In the past, coaches and individuals had to buy one of Gallup’s best-selling books to get a code to take the Clifton StrengthsFinder -- our online assessment that uncovers, in rank order, a person’s top talents out of 34 themes. Now coaches, leaders, and individuals can buy codes directly from the Web.

Here are the new strengths solutions available to individuals, coaches, and leaders:
  • Strengths Discovery Package: Individuals will discover their top five most dominant strengths and learn how their "signature strengths" help them excel. They will recognize the unique traits that make them who they are and begin their path to better performance and higher engagement.
  • Strengths Development Package: Individuals will uncover their complete strengths profile, including the relative intensity of each of their 34 strengths. This knowledge will help them understand how to maximize their effectiveness and achieve success. They will also improve their relationships by learning to identify the strengths inherent in everyone.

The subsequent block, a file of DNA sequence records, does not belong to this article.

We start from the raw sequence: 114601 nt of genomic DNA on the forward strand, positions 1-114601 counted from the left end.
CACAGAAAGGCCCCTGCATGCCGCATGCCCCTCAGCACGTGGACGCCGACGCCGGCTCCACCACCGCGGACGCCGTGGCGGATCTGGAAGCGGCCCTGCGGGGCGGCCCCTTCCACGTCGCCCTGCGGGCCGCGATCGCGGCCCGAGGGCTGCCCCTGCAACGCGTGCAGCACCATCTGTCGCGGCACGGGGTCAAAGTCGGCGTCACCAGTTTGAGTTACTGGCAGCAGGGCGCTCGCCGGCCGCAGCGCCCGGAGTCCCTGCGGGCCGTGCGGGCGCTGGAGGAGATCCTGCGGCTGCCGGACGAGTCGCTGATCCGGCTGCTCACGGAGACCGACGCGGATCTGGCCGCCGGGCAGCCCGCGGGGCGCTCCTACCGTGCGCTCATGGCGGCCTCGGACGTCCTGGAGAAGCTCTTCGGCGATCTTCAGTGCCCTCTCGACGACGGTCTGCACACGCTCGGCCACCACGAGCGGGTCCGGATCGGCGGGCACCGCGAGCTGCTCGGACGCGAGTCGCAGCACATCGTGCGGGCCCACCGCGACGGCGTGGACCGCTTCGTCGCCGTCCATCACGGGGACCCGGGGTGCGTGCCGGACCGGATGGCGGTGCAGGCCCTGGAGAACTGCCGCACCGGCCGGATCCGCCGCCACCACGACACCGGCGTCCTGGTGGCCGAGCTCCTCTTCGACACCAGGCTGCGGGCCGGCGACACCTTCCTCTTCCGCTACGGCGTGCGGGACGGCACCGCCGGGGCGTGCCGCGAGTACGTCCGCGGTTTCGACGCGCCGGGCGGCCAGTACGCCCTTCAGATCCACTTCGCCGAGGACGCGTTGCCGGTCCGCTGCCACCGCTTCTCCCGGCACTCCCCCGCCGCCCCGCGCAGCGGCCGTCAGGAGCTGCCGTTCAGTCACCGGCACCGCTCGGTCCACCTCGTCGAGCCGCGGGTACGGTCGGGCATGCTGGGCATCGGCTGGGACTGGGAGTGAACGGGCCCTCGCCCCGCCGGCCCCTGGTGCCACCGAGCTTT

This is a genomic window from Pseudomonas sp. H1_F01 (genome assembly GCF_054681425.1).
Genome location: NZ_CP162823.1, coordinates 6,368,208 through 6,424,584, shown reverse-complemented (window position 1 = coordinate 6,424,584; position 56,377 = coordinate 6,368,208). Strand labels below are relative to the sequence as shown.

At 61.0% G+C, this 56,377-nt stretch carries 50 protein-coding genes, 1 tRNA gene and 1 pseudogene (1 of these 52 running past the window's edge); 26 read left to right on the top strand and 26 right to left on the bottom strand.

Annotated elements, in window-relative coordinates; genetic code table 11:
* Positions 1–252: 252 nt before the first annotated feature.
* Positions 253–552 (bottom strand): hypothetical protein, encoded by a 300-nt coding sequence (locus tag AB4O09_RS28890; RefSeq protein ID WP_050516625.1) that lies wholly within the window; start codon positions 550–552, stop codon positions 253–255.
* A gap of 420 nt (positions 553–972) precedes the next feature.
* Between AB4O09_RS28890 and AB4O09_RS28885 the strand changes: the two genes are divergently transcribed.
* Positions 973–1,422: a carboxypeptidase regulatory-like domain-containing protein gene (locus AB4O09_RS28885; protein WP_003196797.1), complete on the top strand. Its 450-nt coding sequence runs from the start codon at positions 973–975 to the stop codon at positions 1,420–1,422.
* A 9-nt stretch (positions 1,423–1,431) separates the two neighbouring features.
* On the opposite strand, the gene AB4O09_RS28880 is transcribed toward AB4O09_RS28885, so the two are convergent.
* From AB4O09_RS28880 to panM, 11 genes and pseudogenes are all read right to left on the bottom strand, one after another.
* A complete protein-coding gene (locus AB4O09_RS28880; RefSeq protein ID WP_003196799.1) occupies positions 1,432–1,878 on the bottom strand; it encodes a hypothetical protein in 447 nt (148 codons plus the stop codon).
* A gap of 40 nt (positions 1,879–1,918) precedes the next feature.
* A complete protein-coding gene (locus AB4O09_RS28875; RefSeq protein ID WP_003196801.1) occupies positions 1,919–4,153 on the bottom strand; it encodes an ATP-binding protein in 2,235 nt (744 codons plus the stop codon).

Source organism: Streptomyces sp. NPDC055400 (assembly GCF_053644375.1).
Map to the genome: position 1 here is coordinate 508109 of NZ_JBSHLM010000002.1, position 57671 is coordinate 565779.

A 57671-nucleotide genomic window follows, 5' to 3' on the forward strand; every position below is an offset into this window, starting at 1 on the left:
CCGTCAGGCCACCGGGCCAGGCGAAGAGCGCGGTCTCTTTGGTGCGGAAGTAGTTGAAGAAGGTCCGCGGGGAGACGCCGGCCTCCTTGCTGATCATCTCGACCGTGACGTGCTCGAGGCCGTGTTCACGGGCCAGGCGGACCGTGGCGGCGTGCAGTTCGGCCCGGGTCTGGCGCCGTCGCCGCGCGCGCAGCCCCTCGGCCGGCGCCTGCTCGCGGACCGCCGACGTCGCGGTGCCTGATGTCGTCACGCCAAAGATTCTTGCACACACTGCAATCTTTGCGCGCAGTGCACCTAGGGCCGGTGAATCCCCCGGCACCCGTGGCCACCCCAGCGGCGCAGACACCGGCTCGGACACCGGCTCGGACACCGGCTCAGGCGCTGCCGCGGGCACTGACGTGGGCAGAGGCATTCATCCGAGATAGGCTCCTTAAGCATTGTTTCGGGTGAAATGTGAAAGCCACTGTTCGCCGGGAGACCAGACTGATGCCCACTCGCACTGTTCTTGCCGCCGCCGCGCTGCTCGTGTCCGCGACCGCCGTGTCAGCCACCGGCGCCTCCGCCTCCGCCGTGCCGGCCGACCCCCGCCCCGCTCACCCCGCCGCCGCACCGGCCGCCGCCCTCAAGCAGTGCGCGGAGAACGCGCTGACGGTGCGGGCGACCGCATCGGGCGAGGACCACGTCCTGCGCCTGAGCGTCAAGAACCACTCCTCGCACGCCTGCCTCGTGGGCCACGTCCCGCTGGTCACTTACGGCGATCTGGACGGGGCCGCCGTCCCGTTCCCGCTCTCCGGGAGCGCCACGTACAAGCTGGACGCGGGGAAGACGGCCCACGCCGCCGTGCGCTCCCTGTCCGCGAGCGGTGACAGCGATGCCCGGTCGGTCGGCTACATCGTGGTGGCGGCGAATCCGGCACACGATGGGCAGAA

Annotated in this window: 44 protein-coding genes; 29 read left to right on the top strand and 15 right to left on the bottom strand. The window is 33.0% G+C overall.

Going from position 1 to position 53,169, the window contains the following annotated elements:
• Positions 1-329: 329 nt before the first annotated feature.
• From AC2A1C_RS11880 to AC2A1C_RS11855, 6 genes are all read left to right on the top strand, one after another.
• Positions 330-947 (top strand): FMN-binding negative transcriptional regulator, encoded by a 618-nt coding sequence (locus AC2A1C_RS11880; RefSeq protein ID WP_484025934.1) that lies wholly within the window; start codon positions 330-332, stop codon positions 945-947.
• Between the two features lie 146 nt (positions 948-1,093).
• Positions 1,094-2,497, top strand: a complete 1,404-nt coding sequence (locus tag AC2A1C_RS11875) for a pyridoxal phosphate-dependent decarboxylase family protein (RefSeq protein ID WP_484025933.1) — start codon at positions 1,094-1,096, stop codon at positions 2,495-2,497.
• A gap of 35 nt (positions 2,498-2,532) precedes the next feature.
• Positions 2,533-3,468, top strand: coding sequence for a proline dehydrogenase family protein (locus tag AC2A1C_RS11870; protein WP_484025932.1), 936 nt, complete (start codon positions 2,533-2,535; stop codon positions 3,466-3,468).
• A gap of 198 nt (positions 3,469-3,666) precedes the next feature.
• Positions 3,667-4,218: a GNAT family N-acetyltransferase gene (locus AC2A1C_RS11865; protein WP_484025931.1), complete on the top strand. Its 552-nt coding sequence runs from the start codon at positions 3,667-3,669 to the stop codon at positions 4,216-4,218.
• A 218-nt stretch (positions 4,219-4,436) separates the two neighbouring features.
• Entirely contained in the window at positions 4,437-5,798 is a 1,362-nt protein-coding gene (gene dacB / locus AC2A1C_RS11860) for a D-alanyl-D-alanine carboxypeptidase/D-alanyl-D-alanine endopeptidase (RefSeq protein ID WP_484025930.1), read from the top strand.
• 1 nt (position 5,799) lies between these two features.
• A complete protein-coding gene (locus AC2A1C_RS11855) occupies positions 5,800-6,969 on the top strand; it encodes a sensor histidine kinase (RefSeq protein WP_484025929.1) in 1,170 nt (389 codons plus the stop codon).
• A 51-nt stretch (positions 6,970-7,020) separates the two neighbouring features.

• Strengths Coaching Starter Kit: Gallup's Strengths Coaching Starter Kit will introduce you to what it means to coach others about strengths, and start you on your path to becoming an effective coach. You'll learn how to establish coaching relationships, understand an individual's complete strengths profile, identify talents in action, and help others invest in their talents to build their strengths.
  • Fundamentals of Strengths Coaching Course: This three-day course gives aspiring coaches instruction and deeper insight into becoming an effective coach. Led by Gallup's own qualified experts, this course is vital to anyone serious about coaching others about strengths.
For more information, visit the Gallup Strengths Center.

Friday, September 7, 2012

Sub-Saharan Africa’s Vast Untapped Financial Services Market

By Jan Sonnenschein, Consulting Specialist

The market for financial services in sub-Saharan Africa is significant and remains largely untapped. The large number of people in the region sending informal cash payments or not sending money at all because of the hassle, high costs, and risks of informal mechanisms represents a major opportunity for providers of mobile money or similar services.